Ophthalmic Surgery, Lasers and Imaging Retina

Clinical Science 

A New Paradigm for Incorporating the Joint Statement Screening Guidelines for Retinopathy of Prematurity into Clinical Practice: Outcomes from a Quaternary Referral Program

Michael T. Henderson, BA; Sean K. Wang; Darius M. Moshfeghi, MD

Abstract

BACKGROUND AND OBJECTIVE:

This study examines patient experience at a quaternary referral pediatric clinic with a retinopathy of prematurity (ROP) screening program that monitors infants at least on a weekly basis for any stage of ROP.

PATIENTS AND METHODS:

Admission records of 399 prematurely born patients treated at the Byers Eye Institute outpatient ROP clinic were retrospectively reviewed. Patients were categorized according to ROP status and whether they completed, canceled, or failed to show up for scheduled examinations. Demographic information was collected from medical records.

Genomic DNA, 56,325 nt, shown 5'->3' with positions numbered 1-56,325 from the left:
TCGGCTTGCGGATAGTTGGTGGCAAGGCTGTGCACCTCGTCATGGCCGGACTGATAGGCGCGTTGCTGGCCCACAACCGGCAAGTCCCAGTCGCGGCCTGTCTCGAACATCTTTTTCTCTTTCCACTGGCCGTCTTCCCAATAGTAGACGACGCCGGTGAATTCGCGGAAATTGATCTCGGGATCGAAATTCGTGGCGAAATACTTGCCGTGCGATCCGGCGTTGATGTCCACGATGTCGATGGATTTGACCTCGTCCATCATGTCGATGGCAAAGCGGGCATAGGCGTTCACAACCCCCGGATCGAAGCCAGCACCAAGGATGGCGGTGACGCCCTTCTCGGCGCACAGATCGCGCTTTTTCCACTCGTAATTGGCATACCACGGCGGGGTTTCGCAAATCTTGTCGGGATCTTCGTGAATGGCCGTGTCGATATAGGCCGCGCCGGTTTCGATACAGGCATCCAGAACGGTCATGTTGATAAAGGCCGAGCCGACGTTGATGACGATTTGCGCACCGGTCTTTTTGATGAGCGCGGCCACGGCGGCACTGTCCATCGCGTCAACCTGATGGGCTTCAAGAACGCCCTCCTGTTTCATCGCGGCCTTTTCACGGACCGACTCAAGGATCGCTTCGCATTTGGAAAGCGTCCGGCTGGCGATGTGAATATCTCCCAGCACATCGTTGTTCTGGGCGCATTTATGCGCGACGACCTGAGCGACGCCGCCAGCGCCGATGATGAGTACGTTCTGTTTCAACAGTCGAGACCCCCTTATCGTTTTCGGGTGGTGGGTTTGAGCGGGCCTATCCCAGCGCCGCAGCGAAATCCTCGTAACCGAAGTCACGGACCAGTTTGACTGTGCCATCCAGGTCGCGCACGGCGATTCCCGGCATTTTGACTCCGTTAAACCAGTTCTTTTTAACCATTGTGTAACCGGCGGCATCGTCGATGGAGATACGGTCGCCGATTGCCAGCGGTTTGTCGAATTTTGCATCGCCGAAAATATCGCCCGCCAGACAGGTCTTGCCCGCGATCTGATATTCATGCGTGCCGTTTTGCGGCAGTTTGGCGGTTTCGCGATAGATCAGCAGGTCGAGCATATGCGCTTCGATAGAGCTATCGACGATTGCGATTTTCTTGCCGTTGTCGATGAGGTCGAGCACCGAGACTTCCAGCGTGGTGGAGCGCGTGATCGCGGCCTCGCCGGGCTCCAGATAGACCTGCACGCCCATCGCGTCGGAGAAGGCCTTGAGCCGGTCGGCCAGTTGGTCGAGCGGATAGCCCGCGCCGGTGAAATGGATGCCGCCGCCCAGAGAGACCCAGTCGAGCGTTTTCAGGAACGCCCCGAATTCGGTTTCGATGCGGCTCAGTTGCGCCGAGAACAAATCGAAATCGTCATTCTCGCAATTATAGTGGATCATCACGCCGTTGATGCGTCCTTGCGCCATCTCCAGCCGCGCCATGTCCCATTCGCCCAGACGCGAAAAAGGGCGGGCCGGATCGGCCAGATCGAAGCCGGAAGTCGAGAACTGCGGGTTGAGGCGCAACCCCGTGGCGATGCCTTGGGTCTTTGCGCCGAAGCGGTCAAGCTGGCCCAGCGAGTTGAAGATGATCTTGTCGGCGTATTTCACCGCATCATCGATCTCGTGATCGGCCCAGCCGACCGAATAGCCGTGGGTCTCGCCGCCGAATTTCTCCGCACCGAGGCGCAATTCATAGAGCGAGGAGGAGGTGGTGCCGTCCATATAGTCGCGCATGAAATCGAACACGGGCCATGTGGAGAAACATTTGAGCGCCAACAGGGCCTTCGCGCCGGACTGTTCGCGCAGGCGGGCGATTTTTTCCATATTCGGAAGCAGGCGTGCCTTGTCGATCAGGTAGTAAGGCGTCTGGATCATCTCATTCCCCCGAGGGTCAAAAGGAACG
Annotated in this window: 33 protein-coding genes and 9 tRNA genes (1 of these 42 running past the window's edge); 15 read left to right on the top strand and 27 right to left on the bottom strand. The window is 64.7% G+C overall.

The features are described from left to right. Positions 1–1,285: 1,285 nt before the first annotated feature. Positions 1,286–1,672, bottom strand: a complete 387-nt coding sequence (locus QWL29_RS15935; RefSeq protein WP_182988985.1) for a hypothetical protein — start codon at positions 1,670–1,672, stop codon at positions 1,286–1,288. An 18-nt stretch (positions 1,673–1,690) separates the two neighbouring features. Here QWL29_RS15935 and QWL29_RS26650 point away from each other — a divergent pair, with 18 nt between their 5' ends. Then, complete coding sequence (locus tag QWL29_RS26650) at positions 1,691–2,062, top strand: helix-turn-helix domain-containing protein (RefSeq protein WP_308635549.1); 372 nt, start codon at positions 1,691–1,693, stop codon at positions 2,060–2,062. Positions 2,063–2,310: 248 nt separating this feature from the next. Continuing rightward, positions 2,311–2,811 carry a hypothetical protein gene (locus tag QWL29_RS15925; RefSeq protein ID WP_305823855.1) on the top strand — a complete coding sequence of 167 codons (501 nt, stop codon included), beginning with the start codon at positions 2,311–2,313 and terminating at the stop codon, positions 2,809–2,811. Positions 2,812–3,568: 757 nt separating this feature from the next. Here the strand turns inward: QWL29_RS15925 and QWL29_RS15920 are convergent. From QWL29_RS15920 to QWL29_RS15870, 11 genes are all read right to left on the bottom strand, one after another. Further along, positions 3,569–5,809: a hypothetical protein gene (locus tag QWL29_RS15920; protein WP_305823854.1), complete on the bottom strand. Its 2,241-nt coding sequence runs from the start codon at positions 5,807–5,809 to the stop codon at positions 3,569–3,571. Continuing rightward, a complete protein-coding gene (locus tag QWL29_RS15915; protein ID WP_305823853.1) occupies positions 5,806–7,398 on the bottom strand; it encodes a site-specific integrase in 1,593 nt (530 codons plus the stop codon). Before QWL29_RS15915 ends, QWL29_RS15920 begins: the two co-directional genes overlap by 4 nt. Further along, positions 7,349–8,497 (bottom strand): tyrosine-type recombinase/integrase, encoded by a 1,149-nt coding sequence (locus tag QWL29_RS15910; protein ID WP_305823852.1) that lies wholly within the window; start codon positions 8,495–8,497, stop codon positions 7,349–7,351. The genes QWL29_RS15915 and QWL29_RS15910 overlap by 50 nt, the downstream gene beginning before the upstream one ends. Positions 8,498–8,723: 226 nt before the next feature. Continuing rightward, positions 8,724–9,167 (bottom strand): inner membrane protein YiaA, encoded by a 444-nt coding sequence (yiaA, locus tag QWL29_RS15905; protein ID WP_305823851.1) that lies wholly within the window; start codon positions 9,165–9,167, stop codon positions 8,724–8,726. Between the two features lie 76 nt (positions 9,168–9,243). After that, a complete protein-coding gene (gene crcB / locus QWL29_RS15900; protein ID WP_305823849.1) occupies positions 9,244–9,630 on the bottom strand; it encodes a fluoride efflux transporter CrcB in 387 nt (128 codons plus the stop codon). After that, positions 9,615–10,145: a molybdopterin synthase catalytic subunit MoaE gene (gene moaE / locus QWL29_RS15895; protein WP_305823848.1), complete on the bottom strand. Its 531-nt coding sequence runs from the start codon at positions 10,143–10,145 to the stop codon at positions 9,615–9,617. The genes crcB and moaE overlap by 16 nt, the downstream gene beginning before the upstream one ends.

RESULTS:

Of 1,823 scheduled ROP-related visits, 327 (17.9%) resulted in cancellations and 90 (4.9%) in no-shows, with 238 missed visits due to caregiver-related and 149 due to caregiver-unrelated reasons. Of 399 total patients, 142 (35.6%) canceled or failed to show up for at least one appointment because of caregiver-related reasons.

CONCLUSION:

More than one-third of patients with ROP canceled or missed appointments. The true risk of delay is difficult to assess because all patients requiring treatment received it prior to discharge from the hospital. To achieve maximal compliance with joint statement guidelines on ROP screening, patients should be scheduled for examination earlier than recommended.

[Ophthalmic Surg Lasers Imaging Retina. 2013;44:442–447.]

From Byers Eye Institute, Horngren Family Vitreoretinal Center, Department of Ophthalmology, Stanford University School of Medicine, Palo Alto, California.